Daffodil Hill a California Gold Country showstopper

“I wandered lonely as a cloud,
That  floats on high o’er vales and hills,
When all at once I saw a crowd.
A host, of golden daffodils.” William Wordsworth

Springtime bloom Daffodil Hill Amador County

Daffodil Hill, located in Northern California’s Amador County, at the peak of bloom.   (Photo Carolyn Fox/Image West Photography)

There’s something about daffodils that inspires poets to pick up their pens.  With Wordsorth’s words in mind, I wandered through the Sierra foothills on my way to find his host of golden daffodils.

Up into  pine forests I drove, down to green-ribbon rivers, through nearly abandoned towns that once boomed in the frenzied search for gold. One must wander  gold country,  whether one wants  to or not;  the 49er’s paths turned roads are the most indirect routes to anywhere.

Then, all at once,  I saw a crowd, a host of … good grief, people!  A traffic jam in the middle of pine forest and rock-quilted fields! I’d arrived at Daffodil Hill.

“We’ve estimated as many as 2500 on any given day at the height of bloom,”  the smiling woman who greeted me at the entrance told me  after I’d crossed the road safely, thanks to the member of the Amador county sheriff department  directing traffic. “It looks like we’ll have at least that many today.”

All come to see, as  Shakespeare wrote, “Daffodils. That come before the swallow dares and take the winds of March with beauty.”

Caption

Four acres of the working farm are dedicated to thousands of daffodils in their spring time glory.

Daffodils and more daffodils, since 1887 …

Daffodils at Daffodil Hill are everywhere. They line the gate to the hill, edge old sheds, border the picnic grounds. They blossom under flowering peach trees, and nod their heads along rock-edged paths, and give the rooster in the chicken coop something to crow about.

But it’s the mass plantings in the open fields that take the breath away –  a  corps de ballet bending and swaying in the soft, gold country air.

It all began more than a century and a quarter ago.  In 1887 Arthur and Lizzie McLaughlin, transplanted  easterners, bought the Hill, a 540 acre farm that also served as  a way station for teamsters hauling timber  to nearby mines

The Hill’s previous owner was a Dutchman who had brought with him a small sack of bulbs from his native land.

Lizzie loved the daffodils that pushed their way through the shallow earth each spring. Every year she’d dig and replant the bulbs; the small patch grew larger and larger.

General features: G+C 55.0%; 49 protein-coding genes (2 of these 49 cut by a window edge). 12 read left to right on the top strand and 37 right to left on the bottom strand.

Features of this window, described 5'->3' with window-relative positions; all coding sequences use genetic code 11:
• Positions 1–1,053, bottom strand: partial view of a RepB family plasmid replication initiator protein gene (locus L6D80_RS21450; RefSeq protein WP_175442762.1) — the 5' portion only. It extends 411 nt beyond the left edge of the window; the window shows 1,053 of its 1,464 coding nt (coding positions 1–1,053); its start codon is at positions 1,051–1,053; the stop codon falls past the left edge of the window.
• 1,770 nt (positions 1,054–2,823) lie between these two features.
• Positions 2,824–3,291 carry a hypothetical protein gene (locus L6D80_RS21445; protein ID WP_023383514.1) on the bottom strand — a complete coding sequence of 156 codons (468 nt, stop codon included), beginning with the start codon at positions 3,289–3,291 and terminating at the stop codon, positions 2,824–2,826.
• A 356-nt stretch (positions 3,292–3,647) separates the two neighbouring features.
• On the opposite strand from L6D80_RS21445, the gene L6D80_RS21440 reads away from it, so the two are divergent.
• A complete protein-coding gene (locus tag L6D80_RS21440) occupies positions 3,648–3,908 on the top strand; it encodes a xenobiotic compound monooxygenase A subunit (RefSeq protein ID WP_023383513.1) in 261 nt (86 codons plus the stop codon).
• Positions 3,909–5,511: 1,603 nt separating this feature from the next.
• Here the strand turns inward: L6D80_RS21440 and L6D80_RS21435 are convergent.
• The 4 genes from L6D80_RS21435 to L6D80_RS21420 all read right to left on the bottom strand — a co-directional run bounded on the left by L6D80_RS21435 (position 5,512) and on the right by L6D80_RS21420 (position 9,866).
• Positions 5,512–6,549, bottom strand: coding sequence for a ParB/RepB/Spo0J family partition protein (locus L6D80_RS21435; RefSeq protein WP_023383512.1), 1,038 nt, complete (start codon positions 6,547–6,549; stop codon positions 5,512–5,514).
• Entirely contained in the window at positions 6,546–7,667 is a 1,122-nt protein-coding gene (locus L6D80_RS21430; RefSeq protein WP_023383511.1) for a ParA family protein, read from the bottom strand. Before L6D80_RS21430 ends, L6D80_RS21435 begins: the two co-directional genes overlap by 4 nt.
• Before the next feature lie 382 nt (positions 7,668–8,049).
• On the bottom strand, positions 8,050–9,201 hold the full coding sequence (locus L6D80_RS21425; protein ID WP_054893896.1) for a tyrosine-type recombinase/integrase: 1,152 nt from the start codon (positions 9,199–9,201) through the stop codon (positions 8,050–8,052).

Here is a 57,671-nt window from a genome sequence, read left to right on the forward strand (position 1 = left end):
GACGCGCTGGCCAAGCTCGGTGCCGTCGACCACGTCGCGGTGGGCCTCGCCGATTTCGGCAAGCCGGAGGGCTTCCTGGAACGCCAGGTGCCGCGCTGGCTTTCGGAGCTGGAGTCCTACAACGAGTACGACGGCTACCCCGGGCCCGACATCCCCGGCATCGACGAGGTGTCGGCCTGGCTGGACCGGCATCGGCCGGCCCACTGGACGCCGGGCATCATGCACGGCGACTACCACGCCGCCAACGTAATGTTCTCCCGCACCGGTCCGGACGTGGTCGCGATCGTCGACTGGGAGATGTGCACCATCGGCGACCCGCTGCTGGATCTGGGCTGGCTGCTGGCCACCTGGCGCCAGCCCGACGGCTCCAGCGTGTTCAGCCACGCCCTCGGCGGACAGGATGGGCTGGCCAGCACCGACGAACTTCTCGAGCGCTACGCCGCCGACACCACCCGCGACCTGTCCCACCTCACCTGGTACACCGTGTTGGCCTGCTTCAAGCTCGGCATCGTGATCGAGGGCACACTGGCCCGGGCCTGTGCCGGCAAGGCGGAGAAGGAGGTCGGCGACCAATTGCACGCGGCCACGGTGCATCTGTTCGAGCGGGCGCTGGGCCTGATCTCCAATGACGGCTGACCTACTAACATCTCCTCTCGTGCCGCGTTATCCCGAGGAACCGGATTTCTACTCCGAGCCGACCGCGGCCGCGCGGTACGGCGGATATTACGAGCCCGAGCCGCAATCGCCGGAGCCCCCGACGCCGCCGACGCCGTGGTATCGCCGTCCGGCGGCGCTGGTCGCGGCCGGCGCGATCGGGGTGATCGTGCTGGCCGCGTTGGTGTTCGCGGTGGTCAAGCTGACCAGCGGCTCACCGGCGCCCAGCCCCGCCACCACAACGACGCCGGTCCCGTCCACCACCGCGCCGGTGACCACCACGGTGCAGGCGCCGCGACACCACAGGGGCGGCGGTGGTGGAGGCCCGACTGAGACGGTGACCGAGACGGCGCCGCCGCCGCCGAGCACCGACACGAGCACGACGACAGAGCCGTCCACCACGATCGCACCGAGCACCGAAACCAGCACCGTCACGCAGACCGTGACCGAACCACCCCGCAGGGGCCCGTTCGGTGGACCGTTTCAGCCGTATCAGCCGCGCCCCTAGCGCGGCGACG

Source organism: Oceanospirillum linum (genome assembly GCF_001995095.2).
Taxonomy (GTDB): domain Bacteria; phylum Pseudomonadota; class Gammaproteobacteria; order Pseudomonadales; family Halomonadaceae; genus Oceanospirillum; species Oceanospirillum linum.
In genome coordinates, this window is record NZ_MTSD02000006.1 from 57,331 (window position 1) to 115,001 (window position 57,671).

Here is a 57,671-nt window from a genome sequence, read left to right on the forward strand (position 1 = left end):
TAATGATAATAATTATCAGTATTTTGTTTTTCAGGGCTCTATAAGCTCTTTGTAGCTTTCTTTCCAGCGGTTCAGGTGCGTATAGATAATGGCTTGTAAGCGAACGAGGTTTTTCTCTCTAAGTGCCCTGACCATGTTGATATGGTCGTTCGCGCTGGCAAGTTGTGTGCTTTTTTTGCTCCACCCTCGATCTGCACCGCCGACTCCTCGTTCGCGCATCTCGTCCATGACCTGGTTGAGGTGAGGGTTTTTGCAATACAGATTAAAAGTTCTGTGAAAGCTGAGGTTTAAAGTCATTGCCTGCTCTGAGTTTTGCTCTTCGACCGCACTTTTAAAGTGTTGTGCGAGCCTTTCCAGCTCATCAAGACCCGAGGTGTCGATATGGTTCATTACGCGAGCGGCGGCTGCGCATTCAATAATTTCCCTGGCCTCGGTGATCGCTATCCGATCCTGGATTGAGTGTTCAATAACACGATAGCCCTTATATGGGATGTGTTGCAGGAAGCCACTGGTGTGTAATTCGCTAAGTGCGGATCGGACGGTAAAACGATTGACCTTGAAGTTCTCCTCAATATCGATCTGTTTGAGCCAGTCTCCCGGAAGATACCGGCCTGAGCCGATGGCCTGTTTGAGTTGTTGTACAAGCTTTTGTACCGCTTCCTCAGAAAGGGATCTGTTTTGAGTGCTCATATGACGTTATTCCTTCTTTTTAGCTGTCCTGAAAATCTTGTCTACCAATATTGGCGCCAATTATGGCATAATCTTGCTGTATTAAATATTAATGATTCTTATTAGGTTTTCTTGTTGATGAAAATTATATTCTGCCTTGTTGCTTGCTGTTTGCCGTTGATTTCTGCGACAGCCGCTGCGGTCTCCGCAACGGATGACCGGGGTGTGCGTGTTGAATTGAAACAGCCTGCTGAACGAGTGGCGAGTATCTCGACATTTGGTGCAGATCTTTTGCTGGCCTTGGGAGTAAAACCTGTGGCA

A second generation of  McLaughlins  continued the planting of daffodils.  Soon the Hill was a springtime showstopper and the first trickles of what  was to become a steady stream of spring-time visitors began to stop by.

Historic flowering enters  seventh generation …

Daffodil Hill Amador county California

Bouquets of daffodils brighten old farm truck at  McLughlin’s historic Daffodil Hill. (Photo Carolyn Fox/Image West Photography)

A third, fourth, fifth, sixth, and now a seventh  generation of family members continued to pitch in, planting bulbs and keeping  the hill orderly during the weeks of bloom.   As  from the beginning,  there is no admission charge.  Early on, however,  as the throngs increased, an old pot was hung out for donations – still there.   Proceeds provide the wherewithal for the purchase  of new bulbs.   Some years but 500 are planted, other years as many as 6,000.

There are four acres of daffodils to wander, an estimated 300 varieties from some 500,000  bulbs.  A young boy does his best to encourage a peacock to make a fan of its tail.  A woman stops to  note  varieties:   Fortune, Mt. Hood, Red Marley.  A little girl in a Sunday-best dress begins to yell that she’s lost her grandma .  A  family member  quickly takes her hand to reassure, “I bet if you yell  ‘Grandma!’  again, we’ll have a dozen grandmas here in nothing flat.”

Daffodil Hill Amador County California

Benches are placed here and there, so visitors can sit and enjoy the blooming trumpets of spring. (Photo Larry Angier/Image West Photography)

Despite the throngs of people, smiles are everywhere.  And somehow one can always find a secluded bench  to sit upon and  quietly take in the dancing trumpets of spring.  Bringing to mind what Sigmund Freud once wrote, “Flowers are restful to look at. They have neither emotions nor conflicts.”
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IF YOU GO:
The restful flowers of Daffodil Hill are open for viewing seven days a week from 10 am to 4 pm during the blooming season, usually mid March through mid April. Before visiting, be certain to phone 209 296-7048 for a recorded message advising current blooming  conditions and possible, weather-related closures.   When daffodil time concludes,  the property returns to a working ranch and is not open to visitors.

Daffodil Hill, located in Northern California’s  Amador County,  can be reached from Sutter  Creek,  located on Old Highway 49, which is accessible from Sacramento via Highway 16.  From the town’s Main Street, turn east on Gopher Flat Road. Drive three miles, turn left on Shake Ridge Road. Drive 9 miles on Shake  Ridge Road  to 18310 Rams  Horn Grade, Volcano.  You have arrived!